For instance, if a government owed $1 million in monthly interest, they’d essentially need to pay $500 000 instead if their currency was devalued by 50%.
Recent examples of currency devaluation
Let’s observe real-world examples of currency devaluation in action from several countries.
One of the most recent demonstrations is between China and the US. The Chinese
government had maintained a fixed-currency peg to the dollar since 1994. The yuan’s value is also relatively low compared to several other countries.
It’s one of the reasons making China’s exports more inexpensive than most nations, thereby amplifying the nation’s dominance in recent history. Yet, the Chinese government had felt economic growth was at its slowest for a long time.
In August 2015, the PBOC (People’s Bank of China) devalued the yuan several times in succession, effectively lowering it by about 3% in value against other countries, most notably the USD.
To this day, America seems incensed with China, resulting in increasing trade tensions between the two over the years.
One catastrophic example of a currency devaluation in recent history is of the
Venezuelan bolívar, which had undergone five currency valuations between 2010 and 2018. These were performed for improving exports in numerous sectors like food, healthcare goods, cars, and electronics.
Unfortunately, over the years, the devaluation resulted in negative consequences further exacerbated by a drastically reduced minimum wage, heavy money-printing, deficit spending, and a loss of citizen confidence in the currency overall.
In November 2016, the bolívar officially entered into hyperinflation. Most research suggests the inflation had been at over 2 000 000% by 2018, causing a massive socioeconomic and migration crisis that took a few more years to tame.
The latest publicized currency devaluation was of the Iraqi dinar in 2020. Iraq’s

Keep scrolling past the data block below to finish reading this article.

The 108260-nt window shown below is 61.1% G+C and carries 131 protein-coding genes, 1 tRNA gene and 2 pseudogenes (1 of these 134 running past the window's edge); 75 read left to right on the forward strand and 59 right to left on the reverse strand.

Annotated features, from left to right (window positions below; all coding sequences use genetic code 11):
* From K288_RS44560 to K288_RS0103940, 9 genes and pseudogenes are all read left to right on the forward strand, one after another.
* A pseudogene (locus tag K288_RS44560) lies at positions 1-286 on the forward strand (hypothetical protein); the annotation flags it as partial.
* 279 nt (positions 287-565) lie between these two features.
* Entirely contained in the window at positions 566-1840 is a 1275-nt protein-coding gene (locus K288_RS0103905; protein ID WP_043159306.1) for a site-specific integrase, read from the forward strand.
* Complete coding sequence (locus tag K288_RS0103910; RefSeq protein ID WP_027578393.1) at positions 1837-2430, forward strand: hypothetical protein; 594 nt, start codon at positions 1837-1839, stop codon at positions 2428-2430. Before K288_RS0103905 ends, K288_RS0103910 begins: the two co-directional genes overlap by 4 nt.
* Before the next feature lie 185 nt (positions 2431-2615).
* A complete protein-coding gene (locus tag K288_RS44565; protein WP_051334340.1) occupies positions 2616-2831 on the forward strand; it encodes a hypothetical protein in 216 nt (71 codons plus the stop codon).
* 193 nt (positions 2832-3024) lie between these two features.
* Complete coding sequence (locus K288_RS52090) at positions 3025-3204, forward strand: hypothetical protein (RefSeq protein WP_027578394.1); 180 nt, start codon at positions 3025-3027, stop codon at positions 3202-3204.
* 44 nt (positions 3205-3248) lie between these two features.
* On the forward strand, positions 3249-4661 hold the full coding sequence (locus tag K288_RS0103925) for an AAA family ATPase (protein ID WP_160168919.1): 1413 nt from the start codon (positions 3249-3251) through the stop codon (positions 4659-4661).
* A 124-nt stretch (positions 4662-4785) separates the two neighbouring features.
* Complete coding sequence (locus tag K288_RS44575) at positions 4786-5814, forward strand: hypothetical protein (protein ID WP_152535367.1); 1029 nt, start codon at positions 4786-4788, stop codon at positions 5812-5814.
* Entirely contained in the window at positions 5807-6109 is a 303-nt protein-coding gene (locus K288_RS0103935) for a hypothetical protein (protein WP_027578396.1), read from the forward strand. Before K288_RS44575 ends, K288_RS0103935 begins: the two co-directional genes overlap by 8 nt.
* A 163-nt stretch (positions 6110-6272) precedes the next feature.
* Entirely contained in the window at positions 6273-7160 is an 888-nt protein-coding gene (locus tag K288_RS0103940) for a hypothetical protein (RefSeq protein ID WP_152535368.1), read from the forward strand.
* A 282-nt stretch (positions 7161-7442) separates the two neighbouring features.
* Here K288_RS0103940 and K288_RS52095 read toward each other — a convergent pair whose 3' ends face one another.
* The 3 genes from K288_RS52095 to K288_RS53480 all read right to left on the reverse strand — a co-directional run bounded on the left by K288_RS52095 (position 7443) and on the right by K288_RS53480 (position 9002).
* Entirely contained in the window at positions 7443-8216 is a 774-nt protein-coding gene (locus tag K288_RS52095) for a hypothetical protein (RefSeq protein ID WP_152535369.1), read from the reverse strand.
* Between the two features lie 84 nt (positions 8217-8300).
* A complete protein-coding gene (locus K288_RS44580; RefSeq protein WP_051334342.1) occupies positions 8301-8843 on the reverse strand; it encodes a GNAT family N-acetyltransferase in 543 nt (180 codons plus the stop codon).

government devalued the dinar by roughly 20% from ع.د 1190 to ع.د1450 for 1 US dollar.
Experts believe the Iraqi government cheapened the dinar to lower budget deficits, increase reserves, and make their domestic goods more competitive in international markets. Technically, the country is facing an economic crisis triggered by a dip in oil prices, a commodity which they heavily rely on for exports.
This devaluation is the first since 2003. So, it’ll be interesting to see what the consequences of it will be over time.
As expected, the effects of a currency devaluation are usually two-fold. While this action makes exports cheaper (one of the main benefits), imports understandably become pricier.
This wouldn’t provide an incentive to buy imported products. While the result would benefit domestic producers, it’d consequently reduce the actual income and purchasing power of consumers.
It’s worth noting currency devaluations don’t happen frequently. However, as a forex trader, you can still take advantage of any economic crises where a currency may be losing significant value against another for reasons which may not necessarily relate to currency devaluation.
For instance, the Turkish lira has been growing weaker against the US dollar for more than a decade as it continually hits record lows over time. Ultimately, you should understand the relationships between the strengths of currencies and look for those rare opportunities where notable economic disparities are present.